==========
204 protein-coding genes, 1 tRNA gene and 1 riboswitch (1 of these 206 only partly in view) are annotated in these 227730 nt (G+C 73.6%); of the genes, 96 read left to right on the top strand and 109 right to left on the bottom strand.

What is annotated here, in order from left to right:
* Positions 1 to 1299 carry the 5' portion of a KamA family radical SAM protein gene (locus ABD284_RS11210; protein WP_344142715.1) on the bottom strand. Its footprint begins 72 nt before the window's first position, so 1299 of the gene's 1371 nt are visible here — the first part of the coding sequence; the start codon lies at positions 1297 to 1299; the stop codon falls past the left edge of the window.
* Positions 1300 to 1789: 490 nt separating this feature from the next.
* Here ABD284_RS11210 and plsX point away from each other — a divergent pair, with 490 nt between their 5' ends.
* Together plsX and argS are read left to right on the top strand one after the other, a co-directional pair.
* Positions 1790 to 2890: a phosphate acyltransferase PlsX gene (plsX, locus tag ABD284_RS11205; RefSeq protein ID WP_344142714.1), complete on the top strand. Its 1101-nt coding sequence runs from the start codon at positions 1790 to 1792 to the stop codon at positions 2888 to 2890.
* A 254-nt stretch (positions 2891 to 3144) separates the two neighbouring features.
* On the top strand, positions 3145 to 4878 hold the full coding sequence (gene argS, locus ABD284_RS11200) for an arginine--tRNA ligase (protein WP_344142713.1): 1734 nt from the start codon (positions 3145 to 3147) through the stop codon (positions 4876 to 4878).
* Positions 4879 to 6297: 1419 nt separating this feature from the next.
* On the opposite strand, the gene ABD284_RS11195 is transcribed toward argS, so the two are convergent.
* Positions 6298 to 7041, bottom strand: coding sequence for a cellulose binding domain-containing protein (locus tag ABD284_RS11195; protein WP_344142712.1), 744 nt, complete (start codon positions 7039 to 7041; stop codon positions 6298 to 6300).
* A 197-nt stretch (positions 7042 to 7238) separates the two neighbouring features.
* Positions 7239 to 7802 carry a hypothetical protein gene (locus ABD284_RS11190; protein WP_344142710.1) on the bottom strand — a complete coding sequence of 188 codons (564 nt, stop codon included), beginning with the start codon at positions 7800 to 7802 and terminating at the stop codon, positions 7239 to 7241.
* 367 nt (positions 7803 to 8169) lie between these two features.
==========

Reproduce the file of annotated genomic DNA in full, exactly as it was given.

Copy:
204 protein-coding genes, 1 tRNA gene and 1 riboswitch (1 of these 206 only partly in view) are annotated in these 227730 nt (G+C 73.6%); of the genes, 96 read left to right on the top strand and 109 right to left on the bottom strand.

What is annotated here, in order from left to right:
* Positions 1 to 1299 carry the 5' portion of a KamA family radical SAM protein gene (locus ABD284_RS11210; protein WP_344142715.1) on the bottom strand. Its footprint begins 72 nt before the window's first position, so 1299 of the gene's 1371 nt are visible here — the first part of the coding sequence; the start codon lies at positions 1297 to 1299; the stop codon falls past the left edge of the window.
* Positions 1300 to 1789: 490 nt separating this feature from the next.
* Here ABD284_RS11210 and plsX point away from each other — a divergent pair, with 490 nt between their 5' ends.
* Together plsX and argS are read left to right on the top strand one after the other, a co-directional pair.
* Positions 1790 to 2890: a phosphate acyltransferase PlsX gene (plsX, locus tag ABD284_RS11205; RefSeq protein ID WP_344142714.1), complete on the top strand. Its 1101-nt coding sequence runs from the start codon at positions 1790 to 1792 to the stop codon at positions 2888 to 2890.
* A 254-nt stretch (positions 2891 to 3144) separates the two neighbouring features.
* On the top strand, positions 3145 to 4878 hold the full coding sequence (gene argS, locus ABD284_RS11200) for an arginine--tRNA ligase (protein WP_344142713.1): 1734 nt from the start codon (positions 3145 to 3147) through the stop codon (positions 4876 to 4878).
* Positions 4879 to 6297: 1419 nt separating this feature from the next.
* On the opposite strand, the gene ABD284_RS11195 is transcribed toward argS, so the two are convergent.
* Positions 6298 to 7041, bottom strand: coding sequence for a cellulose binding domain-containing protein (locus tag ABD284_RS11195; protein WP_344142712.1), 744 nt, complete (start codon positions 7039 to 7041; stop codon positions 6298 to 6300).
* A 197-nt stretch (positions 7042 to 7238) separates the two neighbouring features.
* Positions 7239 to 7802 carry a hypothetical protein gene (locus ABD284_RS11190; protein WP_344142710.1) on the bottom strand — a complete coding sequence of 188 codons (564 nt, stop codon included), beginning with the start codon at positions 7800 to 7802 and terminating at the stop codon, positions 7239 to 7241.
* 367 nt (positions 7803 to 8169) lie between these two features.